Example 2 was prepared as describe for Example 1, except the phenolic particles contained calcium carbonate. These phenolic particles were made by hand mixing 1045 grams of calcium carbonate (“HUBERCARB Q325”), 16 grams of amorphous fumed silica (“CAB-O-SIL M-5”), and 1210 grams of liquid phenolic resin (“BB-077”). The resulting mixture was cured, crushed, and the particles passing through a #16 sieve and retained on a #18 sieve, coated onto the reinforced nonwoven web as described in Example 1. The resulting abrasive article had an add-on weight from the cured phenolic resin of 1.5 gram, and 1.0 gram from the calcium carbonate containing phenolic particles. A size coat of 46.9 percent by weight urethane prepolymer (“ADIPRENE BL-31”), 11.1 percent by weight a urethane curative (commercially available under the trade designation “LONZACURE M-DEA” from Lonza A G, Werke, Switzerland), 25.9 percent by weight propylene glycol monomethyl ether acetate (commercially available under the trade designation “UCAR PM” from Union Carbide Corp, South Charleston, W. Va.), and 16.1 percent by weight xylol (commercially available from Shell Chemical, Houston, Tex.)) was applied by brush and cured (as described in Example 4) to produce a cured add-on of 1.0 gram.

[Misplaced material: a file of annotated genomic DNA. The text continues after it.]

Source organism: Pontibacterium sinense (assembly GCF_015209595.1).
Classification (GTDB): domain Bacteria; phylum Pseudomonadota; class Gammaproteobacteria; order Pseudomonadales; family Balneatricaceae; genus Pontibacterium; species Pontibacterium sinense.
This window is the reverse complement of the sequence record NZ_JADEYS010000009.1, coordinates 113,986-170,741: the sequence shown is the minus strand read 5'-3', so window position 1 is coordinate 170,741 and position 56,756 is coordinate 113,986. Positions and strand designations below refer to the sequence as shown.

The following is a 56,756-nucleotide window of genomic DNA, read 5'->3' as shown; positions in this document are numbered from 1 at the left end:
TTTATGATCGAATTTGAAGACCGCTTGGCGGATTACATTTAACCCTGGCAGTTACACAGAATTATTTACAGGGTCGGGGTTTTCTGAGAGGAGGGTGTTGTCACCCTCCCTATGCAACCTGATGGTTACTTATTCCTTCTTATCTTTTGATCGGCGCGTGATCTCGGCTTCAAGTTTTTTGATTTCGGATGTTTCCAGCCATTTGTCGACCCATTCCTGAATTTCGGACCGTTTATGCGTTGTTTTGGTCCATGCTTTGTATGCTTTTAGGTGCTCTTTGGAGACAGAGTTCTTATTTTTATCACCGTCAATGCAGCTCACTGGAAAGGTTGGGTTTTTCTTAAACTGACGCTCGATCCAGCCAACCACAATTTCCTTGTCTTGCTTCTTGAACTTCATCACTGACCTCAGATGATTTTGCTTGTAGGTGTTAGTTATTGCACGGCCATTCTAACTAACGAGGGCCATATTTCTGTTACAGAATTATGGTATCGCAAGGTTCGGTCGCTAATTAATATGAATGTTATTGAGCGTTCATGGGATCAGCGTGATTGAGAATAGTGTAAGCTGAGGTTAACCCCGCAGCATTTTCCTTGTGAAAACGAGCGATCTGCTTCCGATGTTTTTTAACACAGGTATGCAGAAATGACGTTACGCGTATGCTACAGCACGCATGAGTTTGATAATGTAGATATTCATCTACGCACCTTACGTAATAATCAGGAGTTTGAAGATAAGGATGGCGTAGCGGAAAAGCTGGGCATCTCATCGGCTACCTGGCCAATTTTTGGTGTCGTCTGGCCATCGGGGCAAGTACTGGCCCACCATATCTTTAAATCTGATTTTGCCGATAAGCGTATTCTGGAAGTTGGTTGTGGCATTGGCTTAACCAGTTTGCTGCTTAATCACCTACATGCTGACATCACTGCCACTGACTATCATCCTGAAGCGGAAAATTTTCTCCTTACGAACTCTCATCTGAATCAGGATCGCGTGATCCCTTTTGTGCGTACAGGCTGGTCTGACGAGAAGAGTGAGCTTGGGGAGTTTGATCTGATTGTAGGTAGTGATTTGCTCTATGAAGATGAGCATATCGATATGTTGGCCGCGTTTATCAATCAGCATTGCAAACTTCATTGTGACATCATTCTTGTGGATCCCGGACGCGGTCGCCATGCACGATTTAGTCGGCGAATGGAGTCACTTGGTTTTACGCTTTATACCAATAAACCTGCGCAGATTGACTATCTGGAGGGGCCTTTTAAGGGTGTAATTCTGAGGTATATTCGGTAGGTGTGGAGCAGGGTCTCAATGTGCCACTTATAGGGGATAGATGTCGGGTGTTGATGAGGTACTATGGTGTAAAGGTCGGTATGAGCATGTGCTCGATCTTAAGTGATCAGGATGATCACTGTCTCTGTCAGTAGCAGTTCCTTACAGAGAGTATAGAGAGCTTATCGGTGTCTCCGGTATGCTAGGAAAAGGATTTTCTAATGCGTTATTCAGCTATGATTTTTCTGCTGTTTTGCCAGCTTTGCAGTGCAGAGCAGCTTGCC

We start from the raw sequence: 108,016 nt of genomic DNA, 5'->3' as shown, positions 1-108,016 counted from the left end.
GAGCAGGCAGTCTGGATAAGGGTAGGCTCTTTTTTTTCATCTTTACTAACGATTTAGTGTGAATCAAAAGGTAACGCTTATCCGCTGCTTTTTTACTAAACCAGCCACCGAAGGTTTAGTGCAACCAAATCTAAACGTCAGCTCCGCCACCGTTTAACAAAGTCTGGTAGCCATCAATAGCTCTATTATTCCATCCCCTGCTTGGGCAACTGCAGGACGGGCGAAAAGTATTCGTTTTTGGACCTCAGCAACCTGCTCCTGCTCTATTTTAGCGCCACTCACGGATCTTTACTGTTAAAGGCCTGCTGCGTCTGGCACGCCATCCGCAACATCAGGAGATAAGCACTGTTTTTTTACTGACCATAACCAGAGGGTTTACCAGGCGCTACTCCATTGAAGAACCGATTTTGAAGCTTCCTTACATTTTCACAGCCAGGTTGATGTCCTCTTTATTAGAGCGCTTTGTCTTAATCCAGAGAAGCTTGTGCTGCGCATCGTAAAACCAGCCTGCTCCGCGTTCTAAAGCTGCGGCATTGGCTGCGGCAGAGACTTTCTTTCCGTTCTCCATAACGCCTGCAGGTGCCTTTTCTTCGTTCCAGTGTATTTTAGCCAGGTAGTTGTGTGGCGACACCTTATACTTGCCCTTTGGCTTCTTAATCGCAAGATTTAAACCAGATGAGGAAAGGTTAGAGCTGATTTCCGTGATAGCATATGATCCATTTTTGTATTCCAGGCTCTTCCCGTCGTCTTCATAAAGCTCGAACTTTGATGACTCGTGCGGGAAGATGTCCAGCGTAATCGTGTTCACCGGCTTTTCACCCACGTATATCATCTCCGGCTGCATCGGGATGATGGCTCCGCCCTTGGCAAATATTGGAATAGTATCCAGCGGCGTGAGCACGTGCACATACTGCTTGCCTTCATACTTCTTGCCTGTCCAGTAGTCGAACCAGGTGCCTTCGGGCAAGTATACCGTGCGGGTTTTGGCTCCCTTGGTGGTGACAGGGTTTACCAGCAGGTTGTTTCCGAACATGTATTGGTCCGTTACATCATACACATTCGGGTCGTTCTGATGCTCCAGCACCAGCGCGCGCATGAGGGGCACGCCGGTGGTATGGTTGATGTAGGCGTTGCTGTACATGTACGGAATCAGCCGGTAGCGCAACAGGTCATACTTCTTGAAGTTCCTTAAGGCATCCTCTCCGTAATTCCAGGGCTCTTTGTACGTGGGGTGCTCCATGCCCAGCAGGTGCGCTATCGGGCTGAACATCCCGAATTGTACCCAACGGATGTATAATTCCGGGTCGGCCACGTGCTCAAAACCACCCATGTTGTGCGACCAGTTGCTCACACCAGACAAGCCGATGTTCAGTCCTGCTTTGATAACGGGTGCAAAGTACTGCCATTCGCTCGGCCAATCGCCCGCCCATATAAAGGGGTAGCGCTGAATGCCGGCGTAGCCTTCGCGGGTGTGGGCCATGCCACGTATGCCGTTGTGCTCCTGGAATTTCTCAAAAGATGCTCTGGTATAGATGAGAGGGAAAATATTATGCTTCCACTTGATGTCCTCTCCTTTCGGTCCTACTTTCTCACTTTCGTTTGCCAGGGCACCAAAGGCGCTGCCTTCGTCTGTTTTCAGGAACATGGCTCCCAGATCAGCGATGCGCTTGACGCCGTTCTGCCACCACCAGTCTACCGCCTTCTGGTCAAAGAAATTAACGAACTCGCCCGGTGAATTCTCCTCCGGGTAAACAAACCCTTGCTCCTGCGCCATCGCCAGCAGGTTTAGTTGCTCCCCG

Example 12

Example 12 was prepared as described for Example 7, except the phenolic particles used were those that passed through a #16 sieve and were retained on a #18 sieve. The resulting abrasive article had an add-on weight from the cured phenolic resin of 1.2 gram, and 0.9 gram from the phenolic particles. The disc was size coated as described in Example 11 to provide a cured add-on weight of 1.0 gram.

Example 13

Example 13 was prepared as described for Example 1 except as follows. The phenolic particles used were those that passed through a #16 sieve and were retained on a #18 mesh sieve. A size coat was provided as described in Example 11. The resulting abrasive article had a backing weight of 1.7 gram, an add-on weight from the cured phenolic resin of 1.1 gram, 1.2 gram from the phenolic particles, and 1.0 from the cured size coat.

Example 14